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  • Andy Steele

Relaxing family board games

I have two soundbaths at Botley and Durley in December where I will be incorporating the theme of Hygge (pronounced hue-geh) into the experience. There is no literal translation from Danish into English for Hygge as it means multiple things, but it centres around withdrawing inwards to a special place with people that mean the most to you. It's about experiences and environments rather than "stuff", which is why I think it's such a perfect thing to remember as we head towards Christmas.


Family board games, especially ones which are relaxing and have an indirect form of competition are a great way to withdraw inwards with the ones we love most. We've always loved playing games at any time of year but especially Christmas and we've spent the last few years trying to find the ones that work best with kids, grandparents and everyone in between.


Here is my tried and tested shortlist on the most relaxing board games to help you have a very Hygge Christmas. :)



  1. Wingspan



This is top of my list because we've played it so much since getting it last Christmas, the poor birdbox which comes with the game is now held together with selotape. There is very little scope for arguments and the artwork is amazing! Wingspan is a game for 2-5 players aged 14 upwards. The objective is to place birds into your woodland, grassland and wetland habitats on your board. However, each bird can have a power which may grant you eggs or food (to lay other birds or to gain more points) or to collect more birds. The best combination of birds generally wins as the more effective combinations score more points. This is a game which just gets better and better the more you play it. Generally 2 player games seem to last 30 minutes or so, 3 player games 45-60 minutes and 4 or 5 player games 1-1.5 hours.

Like a few games on this shortlist, you're best off watching a tutorial like the one I found below and using the example instructions for a theoretical round one so you can it up. Play it once or twice and you'll bean expert though!


There are many beautiful things about Wingspan: the artwork, the way that everyone is focused on their own habitats, it's different every time you play it but the best thing is how indirectly competitive it is; you just build your habitat with some beautiful cards. Most points at the ends wins.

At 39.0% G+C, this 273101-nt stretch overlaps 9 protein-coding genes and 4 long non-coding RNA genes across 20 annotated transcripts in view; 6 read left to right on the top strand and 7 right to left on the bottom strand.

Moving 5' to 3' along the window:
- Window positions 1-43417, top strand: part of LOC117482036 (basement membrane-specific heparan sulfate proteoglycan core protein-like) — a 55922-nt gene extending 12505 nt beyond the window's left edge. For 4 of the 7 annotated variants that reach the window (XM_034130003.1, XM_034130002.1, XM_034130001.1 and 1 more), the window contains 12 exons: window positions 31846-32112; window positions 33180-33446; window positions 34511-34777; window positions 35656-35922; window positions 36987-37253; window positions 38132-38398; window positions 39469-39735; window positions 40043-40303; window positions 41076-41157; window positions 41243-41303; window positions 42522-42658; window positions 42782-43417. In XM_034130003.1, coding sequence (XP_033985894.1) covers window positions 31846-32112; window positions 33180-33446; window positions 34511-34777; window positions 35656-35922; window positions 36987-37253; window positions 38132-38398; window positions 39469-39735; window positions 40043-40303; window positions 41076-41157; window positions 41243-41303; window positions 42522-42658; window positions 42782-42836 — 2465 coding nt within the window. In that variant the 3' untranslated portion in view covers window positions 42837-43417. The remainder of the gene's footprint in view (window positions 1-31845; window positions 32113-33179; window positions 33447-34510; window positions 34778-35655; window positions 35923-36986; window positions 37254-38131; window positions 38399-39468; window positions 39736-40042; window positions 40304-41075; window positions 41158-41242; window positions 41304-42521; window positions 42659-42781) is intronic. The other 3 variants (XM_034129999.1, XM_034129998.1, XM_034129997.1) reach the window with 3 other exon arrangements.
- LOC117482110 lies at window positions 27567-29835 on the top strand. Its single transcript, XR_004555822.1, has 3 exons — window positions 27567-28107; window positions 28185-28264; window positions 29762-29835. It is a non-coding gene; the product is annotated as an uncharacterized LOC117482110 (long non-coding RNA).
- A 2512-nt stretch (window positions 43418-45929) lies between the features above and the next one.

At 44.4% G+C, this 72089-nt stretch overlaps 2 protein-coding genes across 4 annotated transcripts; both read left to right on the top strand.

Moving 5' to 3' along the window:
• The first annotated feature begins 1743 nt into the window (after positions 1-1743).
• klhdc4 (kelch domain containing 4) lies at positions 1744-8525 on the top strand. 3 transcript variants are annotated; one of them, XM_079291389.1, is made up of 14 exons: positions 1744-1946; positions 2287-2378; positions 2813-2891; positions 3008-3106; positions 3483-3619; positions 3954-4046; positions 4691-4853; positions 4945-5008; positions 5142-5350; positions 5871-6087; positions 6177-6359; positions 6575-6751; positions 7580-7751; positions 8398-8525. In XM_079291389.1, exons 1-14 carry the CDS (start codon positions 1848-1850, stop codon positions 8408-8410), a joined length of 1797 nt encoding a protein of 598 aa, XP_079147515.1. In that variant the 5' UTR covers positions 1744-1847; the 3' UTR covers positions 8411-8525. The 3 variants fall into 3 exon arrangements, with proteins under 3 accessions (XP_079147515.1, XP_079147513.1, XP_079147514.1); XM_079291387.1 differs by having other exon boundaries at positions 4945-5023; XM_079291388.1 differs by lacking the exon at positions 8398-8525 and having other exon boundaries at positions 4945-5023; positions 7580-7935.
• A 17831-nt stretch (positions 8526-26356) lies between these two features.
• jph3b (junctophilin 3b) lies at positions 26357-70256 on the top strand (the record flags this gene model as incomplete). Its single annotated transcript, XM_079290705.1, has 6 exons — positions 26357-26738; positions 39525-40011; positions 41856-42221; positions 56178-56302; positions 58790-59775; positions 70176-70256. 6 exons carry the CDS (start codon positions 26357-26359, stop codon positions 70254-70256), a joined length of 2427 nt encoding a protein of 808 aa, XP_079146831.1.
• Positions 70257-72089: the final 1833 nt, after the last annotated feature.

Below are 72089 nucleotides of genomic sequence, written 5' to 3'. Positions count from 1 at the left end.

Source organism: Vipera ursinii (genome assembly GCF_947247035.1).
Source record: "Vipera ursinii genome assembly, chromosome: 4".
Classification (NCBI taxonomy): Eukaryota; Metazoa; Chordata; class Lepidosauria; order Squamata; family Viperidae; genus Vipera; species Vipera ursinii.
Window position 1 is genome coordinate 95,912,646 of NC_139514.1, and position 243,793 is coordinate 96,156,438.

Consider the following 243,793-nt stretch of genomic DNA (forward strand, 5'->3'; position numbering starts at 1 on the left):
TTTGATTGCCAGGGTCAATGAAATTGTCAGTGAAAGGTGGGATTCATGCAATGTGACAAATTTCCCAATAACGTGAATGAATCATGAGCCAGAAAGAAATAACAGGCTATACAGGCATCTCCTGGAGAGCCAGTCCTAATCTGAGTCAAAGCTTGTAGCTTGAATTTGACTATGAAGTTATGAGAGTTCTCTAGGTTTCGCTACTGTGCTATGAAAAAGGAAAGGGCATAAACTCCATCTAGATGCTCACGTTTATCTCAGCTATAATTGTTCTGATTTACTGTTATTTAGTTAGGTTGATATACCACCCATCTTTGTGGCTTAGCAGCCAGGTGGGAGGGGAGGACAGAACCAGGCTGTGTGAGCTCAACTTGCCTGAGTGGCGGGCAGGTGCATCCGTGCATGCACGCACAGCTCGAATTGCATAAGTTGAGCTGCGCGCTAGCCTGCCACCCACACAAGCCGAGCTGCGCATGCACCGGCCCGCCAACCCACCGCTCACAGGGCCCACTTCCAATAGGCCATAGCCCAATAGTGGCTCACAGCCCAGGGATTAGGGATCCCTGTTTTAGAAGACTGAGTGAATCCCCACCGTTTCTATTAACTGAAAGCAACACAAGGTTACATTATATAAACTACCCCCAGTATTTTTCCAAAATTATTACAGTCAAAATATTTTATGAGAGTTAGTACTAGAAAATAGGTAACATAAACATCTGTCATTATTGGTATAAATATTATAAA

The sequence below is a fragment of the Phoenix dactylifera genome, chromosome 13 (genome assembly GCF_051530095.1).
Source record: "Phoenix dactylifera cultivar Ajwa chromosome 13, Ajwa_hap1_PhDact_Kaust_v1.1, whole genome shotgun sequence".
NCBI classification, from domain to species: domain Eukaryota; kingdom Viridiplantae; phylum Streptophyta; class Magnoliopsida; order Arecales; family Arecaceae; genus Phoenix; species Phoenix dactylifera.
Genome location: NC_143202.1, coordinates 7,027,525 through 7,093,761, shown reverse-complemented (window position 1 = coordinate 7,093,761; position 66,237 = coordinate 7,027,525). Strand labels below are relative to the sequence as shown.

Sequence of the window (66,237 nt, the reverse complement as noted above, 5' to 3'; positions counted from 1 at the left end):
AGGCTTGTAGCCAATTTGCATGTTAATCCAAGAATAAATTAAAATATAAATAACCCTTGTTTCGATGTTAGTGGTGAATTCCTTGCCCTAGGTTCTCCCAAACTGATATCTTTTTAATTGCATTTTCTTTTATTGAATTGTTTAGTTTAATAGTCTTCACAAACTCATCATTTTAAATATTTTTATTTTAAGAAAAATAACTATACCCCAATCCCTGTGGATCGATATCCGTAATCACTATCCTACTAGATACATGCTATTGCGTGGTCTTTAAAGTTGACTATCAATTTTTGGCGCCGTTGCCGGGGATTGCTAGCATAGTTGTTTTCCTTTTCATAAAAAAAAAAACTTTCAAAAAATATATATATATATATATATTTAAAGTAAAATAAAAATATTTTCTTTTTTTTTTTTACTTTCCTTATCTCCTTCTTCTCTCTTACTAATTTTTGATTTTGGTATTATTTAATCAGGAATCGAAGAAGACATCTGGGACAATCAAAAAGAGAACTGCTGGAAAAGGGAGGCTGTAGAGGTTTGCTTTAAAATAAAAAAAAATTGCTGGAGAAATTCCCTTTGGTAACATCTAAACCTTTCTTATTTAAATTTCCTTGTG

Tutorial:




2. Dixit



Dixit is for 3 or more players (8 years upwards) but generally is better with more people playing. It's got a super-simple premise so is easy to learn and ideal for Christmas gatherings.

Each player has 6 cards with a picture on them. Players take turns to take the role of a storyteller who chooses a theme that summarises a card in their hand. They put the card face down in the middle of the table and other players place a card from their hand which they think closely matches the them the storyteller has given them. Players score 3 points if they guess correctly and if someone else guesses incorrectly. They also score a bonus point for each person that picks their card. If everyone guesses the Storyteller's card, everyone except the storyteller gets 2 points. If no one guesses the storyteller's card, everyone except the storyteller gets 2 points PLUS any bonus points which have arisen from other players picking their cards instead of the storyteller's. This means the theme should be abstract which is what makes this game so fun to play. You don't just have to look at the look at the cards; you have to think like the storyteller to work out which card is theirs. First to 30 points wins.